The Disney Archives have released a newly discovered sketch from 1938, “Mickey’s Toothache,” part of a never finished cartoon. “Mickey’s Toothache” was created in April 1938 by artist Ferdinand Horvath and featured Mickey visiting the dentist in which he takes too much laughing gas and has a “nightmare” about a world inhabited by living teeth, dental floss and a crazy dentist’s chair.
Disney Archives Director Becky Cline said the forgotten piece of artwork was discovered in the Walt Disney Archives, in a folder lost for more than 74 years. It was discovered just a few months ago.
“Mickey’s Toothache” is just one of several unveilings being planned as part of this year’s D23 Disney Fanniversary Celebration. The sketch will be included in a 90-minute presentation showcasing some of this year’s other major Disney anniversaries in 10 different U.S. cities (Boston, Chicago, Los Angeles, Newark, Orlando, Phoenix, San Diego, San Francisco, Seattle and Washington, D.C.).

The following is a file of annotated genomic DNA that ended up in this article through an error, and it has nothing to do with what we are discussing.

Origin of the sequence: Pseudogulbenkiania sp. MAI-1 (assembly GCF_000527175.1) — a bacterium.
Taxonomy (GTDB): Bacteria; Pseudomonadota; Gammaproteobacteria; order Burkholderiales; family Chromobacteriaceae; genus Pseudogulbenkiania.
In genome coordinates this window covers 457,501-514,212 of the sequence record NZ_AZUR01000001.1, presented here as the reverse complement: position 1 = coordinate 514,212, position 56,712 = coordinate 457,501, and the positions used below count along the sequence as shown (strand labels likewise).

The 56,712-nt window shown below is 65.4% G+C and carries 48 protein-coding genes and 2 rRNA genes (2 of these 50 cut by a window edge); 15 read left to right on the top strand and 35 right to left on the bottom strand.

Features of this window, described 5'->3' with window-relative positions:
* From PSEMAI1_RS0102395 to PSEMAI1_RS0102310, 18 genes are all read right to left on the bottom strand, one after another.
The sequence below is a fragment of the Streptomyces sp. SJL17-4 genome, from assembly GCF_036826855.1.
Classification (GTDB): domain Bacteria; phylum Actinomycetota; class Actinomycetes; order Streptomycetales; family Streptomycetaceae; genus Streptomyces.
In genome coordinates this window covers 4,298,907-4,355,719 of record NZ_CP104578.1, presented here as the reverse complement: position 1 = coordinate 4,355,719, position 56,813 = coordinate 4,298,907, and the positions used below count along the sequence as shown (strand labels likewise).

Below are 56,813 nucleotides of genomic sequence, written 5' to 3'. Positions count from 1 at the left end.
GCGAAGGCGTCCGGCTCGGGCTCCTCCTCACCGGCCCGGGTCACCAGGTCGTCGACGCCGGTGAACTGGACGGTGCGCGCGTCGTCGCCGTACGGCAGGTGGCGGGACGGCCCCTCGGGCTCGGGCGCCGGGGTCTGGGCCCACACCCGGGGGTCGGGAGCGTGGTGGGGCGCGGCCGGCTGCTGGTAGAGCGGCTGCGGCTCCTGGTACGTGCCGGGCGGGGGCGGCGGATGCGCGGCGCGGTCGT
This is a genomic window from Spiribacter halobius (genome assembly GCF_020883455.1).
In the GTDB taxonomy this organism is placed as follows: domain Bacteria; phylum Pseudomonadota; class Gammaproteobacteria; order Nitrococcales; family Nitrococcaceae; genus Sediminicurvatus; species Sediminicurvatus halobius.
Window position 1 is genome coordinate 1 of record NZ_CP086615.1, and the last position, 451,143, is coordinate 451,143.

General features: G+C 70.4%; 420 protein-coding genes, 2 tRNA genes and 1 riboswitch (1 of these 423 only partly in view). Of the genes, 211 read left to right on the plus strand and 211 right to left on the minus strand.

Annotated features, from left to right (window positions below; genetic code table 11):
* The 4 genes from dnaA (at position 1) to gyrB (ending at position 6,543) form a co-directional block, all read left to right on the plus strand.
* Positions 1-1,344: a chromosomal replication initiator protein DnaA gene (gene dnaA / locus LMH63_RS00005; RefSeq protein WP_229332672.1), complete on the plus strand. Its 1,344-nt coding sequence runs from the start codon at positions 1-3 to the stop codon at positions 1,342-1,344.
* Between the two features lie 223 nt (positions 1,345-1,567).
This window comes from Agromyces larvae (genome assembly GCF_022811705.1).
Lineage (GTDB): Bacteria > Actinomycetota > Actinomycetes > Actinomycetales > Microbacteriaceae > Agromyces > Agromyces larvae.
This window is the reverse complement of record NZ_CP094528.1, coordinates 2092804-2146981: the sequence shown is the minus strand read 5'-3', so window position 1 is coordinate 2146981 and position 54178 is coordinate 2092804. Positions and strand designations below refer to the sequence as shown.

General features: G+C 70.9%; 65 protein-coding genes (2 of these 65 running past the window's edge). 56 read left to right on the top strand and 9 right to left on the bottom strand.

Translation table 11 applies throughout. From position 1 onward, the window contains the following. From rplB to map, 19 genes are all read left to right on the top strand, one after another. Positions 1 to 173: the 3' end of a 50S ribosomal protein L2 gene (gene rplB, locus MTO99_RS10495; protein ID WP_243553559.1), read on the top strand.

While most people think of Walt Disney himself in regards to the creation of Mickey Mouse, Horvath was a large part of the early Disney years. He worked for the studio from 1934 through 1944 and produced between 70 and 80 animated shorts. He also worked on the production of “Snow White.”
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